The events of last September were horrible, but I will not grope for hyperbole since that has already been used to excess. Anyone, of the Western world, who was not stunned by this terrorism, was either in a coma or utterly without empathy. But now that we are less stunned, and the images of aeroplanes crashing into tower blocks are now cynically being used to decorate T-shirts, it might be useful to step back and take a look at the language, the rhetoric, that was used, and the hypocrisy and self-regard it reveals. For a writer, if he is to be any good at his job, must learn from something like this.
News reporters were the most immediate guilty parties. Obviously they were shocked by the story they were telling, but their tendency to stray from pathos to bathos and make outrageous assertions was inexcusable. Apparently the world has been changed forever by these events – something that will come as a surprise to anyone who lived through the blitz, Lockerby, Dunblain and numerous others, (the only differences being of definition, rather than of final physical result). However, the reporters were not so shocked as to forget to remind us of who they were, or to burble on at length to acquire more screen-time for themselves. We also got plenty of the usual ‘I am going to stick to my script even though you have just answered the question I am about to ask’ the ‘Let’s go to our reporter at the scene who knows less than we know here, but what-the-hell’ and the eternally insensitive and idiotic ‘Tell me how you feel about having had your husband incinerated?’
Politicians found this a wonderful time for their usual two-faced rhetoric, but the present lot, with their political correctness and tendency to blame victim rather than criminal, experienced some difficulties. Our Prime Minister carefully called what happened ‘mass’ or ‘global’ terrorism, to make it distinct from normal pub bomb variety, or the kind in which a soldier has the back of his head blown out, (for which you are provided with a get-out-of-goal-free card and your organisation is given political weight), before running to President Bush’s heel with his tail wagging. The opposition were quick to follow his lead, knowing that the zeitgeist would not allow them to point out how the government had been crippling the armed services it was now sending into action, and was a soft-touch for home-grown terrorists. Other world leaders damned the atrocity and also pledged undying support (entailing plenty of bombast but no bombs), which we knew they’d renege on in a month or so, as they did.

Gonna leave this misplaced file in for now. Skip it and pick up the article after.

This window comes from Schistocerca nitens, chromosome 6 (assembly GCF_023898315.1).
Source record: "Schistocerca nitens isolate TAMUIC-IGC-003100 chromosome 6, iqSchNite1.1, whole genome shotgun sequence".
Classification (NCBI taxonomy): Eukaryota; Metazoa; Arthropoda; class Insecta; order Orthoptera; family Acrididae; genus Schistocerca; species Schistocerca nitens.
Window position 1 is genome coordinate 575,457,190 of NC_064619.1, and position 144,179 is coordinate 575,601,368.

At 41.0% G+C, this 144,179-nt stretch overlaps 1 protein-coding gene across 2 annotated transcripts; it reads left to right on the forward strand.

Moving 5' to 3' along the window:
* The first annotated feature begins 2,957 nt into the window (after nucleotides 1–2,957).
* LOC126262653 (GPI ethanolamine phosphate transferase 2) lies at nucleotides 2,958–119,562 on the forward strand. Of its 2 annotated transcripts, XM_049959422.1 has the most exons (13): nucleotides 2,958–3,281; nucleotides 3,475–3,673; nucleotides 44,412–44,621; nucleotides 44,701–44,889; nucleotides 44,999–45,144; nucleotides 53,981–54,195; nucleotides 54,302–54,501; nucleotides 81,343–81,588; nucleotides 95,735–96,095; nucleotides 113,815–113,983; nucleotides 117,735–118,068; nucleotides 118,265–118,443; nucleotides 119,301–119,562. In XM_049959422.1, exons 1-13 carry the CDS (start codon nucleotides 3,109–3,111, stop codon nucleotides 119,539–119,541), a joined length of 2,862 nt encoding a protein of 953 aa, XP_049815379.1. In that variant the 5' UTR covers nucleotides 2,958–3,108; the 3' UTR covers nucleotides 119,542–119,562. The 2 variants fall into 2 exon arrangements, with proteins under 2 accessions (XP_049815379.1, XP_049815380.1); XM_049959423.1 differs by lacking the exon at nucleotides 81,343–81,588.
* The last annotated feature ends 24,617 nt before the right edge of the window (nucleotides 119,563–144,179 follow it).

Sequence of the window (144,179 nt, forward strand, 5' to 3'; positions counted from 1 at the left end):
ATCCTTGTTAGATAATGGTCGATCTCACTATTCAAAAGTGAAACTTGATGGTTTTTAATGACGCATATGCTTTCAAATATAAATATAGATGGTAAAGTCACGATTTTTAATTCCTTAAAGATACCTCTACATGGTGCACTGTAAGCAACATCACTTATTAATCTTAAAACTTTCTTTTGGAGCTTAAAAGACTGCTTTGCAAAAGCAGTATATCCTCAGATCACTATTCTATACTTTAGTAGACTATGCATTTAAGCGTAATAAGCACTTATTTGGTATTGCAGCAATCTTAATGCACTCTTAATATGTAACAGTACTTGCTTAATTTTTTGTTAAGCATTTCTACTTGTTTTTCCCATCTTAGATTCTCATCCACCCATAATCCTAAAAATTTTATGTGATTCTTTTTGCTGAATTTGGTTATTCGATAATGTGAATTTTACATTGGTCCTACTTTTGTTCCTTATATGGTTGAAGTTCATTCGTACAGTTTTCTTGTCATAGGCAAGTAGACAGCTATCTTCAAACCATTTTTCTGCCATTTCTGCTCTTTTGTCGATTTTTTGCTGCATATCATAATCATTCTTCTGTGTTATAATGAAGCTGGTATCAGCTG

Our politicians and media came out of this whole farrago lower than my original low estimation of them (When Julia Roberts in ‘Pretty Woman’ said, “Slippery little suckers” she wasn’t referring to the snails she was attempting to eat, but to the MPs and BBC execs she’d just spotted at a nearby table). It is unsurprising how few people bother to vote at elections. And it is unsurprising how many people are purchasing satellite systems in search of something worth watching on television. During events like this, I am always reminded of an illuminating class for English language I once attended. We were asked to read an article about the same events in papers with opposing political leanings, and to compare them. Do this and you begin to see just how much the English language can be bent to a particular agenda. Keep this sort of thing in mind and you become painfully aware of the bullshit the media is throwing at you every day.